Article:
Bra-vo to all those doctors who are educating others about thermography!


[ 1] Mercola.com.  Joseph Mercola, M.D.  The Safe Breast Cancer Screening Your Doctor Isn’t Telling You About. Accessed June 2008.

[ 2] Second Opinion Newsletter.  July 2010.  Never Fear the Knife Again. Forget Mammograms!  P. 8-11.

[ 3] Breastthermography.com. What Doctors Are Saying. http://www.breastthermography.com/what_doctors_say.htm (Accessed June 10,2010)

[ 4] Beyond Mammography, Len Saputo. MD. The Townsend letter for Doctors and Patients. June 2004

[ 5] Breastthermography.com. What Doctors Are Saying. http://www.breastthermography.com/what_doctors_say.htm (Accessed June 10,2010)

[ 6] Brenda Smith M.D., “The Debate Over Mammograms.” Home in the Northland April/May 2010: 66-67.

Protein Powders: Smoothie Taste Test

My husband and I have gotten into the habit of protein smoothies in the morning or as a pick-me-up in the afternoon.  So here are the three we tried over the last couple of months and how we liked them.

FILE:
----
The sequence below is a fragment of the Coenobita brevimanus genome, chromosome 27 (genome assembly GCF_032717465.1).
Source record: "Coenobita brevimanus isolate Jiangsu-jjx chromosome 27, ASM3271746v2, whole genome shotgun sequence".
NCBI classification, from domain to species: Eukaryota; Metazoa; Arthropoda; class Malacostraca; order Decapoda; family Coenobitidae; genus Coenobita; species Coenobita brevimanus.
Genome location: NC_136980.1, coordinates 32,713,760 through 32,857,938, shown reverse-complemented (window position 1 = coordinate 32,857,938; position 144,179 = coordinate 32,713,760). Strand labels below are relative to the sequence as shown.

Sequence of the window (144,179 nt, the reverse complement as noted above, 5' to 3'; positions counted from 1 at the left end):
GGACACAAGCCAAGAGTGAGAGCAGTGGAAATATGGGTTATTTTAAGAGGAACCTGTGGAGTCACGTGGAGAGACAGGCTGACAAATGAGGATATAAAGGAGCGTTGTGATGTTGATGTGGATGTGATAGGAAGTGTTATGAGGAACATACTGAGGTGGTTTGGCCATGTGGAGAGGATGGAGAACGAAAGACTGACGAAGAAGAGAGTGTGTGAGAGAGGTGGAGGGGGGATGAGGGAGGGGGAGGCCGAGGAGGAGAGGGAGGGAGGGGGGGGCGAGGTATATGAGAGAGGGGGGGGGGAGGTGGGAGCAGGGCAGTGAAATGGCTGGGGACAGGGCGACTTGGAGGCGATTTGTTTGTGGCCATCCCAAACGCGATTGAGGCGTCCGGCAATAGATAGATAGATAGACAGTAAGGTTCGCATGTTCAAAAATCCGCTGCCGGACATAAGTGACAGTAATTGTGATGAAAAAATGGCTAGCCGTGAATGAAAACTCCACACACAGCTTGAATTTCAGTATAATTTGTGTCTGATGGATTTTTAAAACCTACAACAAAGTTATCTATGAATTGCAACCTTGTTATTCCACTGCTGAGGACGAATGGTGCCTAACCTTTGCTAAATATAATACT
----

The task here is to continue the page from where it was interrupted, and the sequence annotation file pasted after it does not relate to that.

Tera’s Organic Whey Protein – Bourbon Vanilla:

Tera’s Organic Whey Protein is made from hormone-free cow, goat and sheep protein.  It uses all natural flavors (we tried bourbon vanilla) and is gluten-free.  On the Tera’s Whey website, they have a ton of information about the health benefits of whey protein when it’s processed naturally…with great detail about what’s in it and what’s not.  Comes in Bourbon Vanilla, Blueberry, Acai Berry, Yumberry and Wolfberry.

Results: Taste: A+, Mixability/Texture: A-, After-Effects: A

This was by far the winner for me.  It tastes great, mixes into smoothies well and I really felt a healthy boost after drinking it each time.

Jay Robb Egg White Protein Powder – Vanilla:

This egg white protein powder is made from chickens not treated/given hormones. It’s casein-free, dairy-free, gluten-free and more. No lactose, corn syrup, artificial sweeteners or flavors. Check out the Jay Robb website for a full list of ingredients.  This would be a good one to try for those wanting a dairy-free alternative. Comes in Vanilla, Chocolate, Strawberry and Unflavored.

Results: Taste: B-    Mixability/Texture: A   After-Effects: C-

This one tasted fine when I drank it…but I felt really odd after drinking it.  Maybe it was just me…but my stomach did not set well with this one.  I’d advise purchasing a one serving packet at Whole Foods or online before buying a huge container.

Nutiva Hemp Protein Powder:

For the vegans and others interested in hemp protein, try Nutiva Hemp Protein.  While this isn’t exactly like the others (my Nutiva also has Fiber)…I thought I’d include it as another dairy-free, egg-free option.  See my other post on hemp protein powder HERE.